Library Journal Review

Freezing temperatures, poor visibility, icebergs, and sleep deprivation challenge the sailors who participate in the Vendee Globe sailing race. A suspenseful account of the rigors that tested the crew, and a look at the personalities and motivations of those involved. (Sept.) (c) Copyright 2010. Library Journals LLC, a wholly owned subsidiary of Media Source, Inc. No redistribution permitted.

School Library Journal Review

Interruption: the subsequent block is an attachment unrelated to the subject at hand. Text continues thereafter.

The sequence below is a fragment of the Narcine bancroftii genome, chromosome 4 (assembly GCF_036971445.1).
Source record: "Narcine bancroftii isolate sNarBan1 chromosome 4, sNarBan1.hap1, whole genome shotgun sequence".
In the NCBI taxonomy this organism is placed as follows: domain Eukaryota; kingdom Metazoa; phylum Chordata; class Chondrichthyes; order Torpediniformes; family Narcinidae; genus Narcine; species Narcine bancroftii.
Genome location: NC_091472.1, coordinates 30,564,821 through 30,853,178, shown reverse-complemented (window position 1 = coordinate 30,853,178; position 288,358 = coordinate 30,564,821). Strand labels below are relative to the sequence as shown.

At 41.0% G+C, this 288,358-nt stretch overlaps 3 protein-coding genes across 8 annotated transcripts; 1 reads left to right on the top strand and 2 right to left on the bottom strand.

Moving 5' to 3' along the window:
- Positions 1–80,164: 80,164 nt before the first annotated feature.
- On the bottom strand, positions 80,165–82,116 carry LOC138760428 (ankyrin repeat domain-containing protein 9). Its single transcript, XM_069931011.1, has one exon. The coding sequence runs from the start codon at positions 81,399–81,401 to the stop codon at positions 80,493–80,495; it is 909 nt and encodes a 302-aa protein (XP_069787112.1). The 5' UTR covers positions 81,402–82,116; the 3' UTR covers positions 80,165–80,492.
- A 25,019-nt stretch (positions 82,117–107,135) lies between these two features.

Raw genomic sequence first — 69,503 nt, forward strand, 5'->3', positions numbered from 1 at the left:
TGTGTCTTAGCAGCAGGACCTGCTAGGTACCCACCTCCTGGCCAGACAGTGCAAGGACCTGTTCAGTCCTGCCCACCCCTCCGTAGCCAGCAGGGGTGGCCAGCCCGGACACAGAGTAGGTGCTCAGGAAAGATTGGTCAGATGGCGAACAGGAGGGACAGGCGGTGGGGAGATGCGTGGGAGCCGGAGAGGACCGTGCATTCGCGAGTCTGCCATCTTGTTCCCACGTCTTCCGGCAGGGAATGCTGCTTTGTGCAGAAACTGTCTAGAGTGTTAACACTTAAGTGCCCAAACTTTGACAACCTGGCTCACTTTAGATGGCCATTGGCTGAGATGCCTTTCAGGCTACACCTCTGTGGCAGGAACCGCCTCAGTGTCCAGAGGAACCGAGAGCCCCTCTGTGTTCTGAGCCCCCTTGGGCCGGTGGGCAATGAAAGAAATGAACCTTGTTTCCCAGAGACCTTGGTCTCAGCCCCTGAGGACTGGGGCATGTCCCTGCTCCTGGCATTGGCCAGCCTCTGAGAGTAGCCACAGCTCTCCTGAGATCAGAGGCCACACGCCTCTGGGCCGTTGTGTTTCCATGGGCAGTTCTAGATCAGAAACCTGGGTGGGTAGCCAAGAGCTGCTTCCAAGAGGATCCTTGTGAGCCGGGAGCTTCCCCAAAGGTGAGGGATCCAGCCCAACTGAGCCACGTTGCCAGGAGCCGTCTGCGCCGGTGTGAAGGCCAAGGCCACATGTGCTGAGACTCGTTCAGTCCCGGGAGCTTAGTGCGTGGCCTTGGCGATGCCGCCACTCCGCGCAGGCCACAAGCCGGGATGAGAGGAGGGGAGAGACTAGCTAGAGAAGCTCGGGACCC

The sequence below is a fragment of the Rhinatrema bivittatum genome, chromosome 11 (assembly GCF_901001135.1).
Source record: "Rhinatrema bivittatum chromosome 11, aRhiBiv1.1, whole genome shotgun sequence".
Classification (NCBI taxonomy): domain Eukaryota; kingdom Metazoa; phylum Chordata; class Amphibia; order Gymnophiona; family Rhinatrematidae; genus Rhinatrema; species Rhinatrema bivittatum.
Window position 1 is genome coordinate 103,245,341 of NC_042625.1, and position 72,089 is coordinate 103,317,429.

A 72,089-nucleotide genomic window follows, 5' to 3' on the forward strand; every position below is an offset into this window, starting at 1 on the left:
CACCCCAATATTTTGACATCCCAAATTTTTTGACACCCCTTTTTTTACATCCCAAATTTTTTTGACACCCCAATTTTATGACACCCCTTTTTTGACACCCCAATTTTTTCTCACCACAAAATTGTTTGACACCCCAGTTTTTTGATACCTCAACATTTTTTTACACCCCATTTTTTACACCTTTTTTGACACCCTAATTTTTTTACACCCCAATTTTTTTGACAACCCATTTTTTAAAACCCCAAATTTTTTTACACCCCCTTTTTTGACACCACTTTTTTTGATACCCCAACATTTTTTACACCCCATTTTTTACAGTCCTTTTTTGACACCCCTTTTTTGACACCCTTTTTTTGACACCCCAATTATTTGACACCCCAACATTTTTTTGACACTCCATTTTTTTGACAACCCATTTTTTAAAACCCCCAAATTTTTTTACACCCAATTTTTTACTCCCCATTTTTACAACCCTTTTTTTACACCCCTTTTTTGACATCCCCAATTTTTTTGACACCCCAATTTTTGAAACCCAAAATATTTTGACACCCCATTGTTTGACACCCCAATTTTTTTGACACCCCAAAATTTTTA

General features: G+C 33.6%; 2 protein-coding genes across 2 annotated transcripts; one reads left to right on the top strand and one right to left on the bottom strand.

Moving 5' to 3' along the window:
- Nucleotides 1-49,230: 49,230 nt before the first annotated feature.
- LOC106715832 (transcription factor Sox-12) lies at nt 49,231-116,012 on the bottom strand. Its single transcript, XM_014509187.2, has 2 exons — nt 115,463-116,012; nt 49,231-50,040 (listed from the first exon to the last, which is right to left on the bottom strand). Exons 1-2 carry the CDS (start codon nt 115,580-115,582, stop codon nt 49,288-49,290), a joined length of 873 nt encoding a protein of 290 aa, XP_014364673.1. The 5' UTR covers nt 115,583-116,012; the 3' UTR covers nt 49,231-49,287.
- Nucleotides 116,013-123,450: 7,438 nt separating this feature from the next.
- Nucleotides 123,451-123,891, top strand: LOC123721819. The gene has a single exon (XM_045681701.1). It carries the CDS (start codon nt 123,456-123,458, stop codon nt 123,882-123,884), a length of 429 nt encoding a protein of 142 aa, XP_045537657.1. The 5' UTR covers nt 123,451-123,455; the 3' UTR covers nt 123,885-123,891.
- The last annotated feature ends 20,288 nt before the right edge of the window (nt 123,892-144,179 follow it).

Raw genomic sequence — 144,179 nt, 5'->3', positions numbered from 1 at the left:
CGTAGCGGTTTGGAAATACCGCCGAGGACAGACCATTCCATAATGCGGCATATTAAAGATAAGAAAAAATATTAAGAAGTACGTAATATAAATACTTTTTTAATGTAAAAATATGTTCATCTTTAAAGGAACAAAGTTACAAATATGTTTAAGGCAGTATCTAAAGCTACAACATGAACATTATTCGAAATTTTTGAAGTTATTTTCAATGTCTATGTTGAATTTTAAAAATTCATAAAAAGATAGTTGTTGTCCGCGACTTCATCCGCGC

YA-Arguably the most extreme sporting activity of any kind, the Vendee Globe is the "Everest of sailing races." In this four-month, single-handed circumnavigation, the competitors follow a hazardous route down through the Atlantic to the bottom of the world, around Antarctica, and back again. In the "godforsaken" Southern Sea, it is difficult just to survive, let alone race. In continuous gales unimpeded by land masses, hurricane-force winds whip up waves several stories tall. Freezing temperatures, poor visibility, icebergs, and sleep deprivation compound the challenge to the sailors, who hurtle through these waters at top speeds in lightweight 60-foot boats. To stay in the race, competitors must not accept help with repairs or stop for supplies. Lundy relates the suspenseful tale of the 1996-97 race, in which there were a string of disasters, several thrilling rescues, and one competitor lost at sea. Radical new boat designs were put to the test and humans were pushed beyond what would seem possible (one even performed emergency surgery upon himself). The author writes with such skill that even non-sailors will appreciate the conditions and feats he describes. He is equally adept at showing the personalities, motivations, and gifts of the men and women drawn to this challenge, and brings these unusual individuals to life. Musing on the meaning of it all, Lundy extends the perspective beyond the world of sports, and gives readers plenty to think about. This fine work of journalism should have broad and strong appeal.-Christine C. Menefee, Fairfax County Public Library, VA (c) Copyright 2010. Library Journals LLC, a wholly owned subsidiary of Media Source, Inc. No redistribution permitted.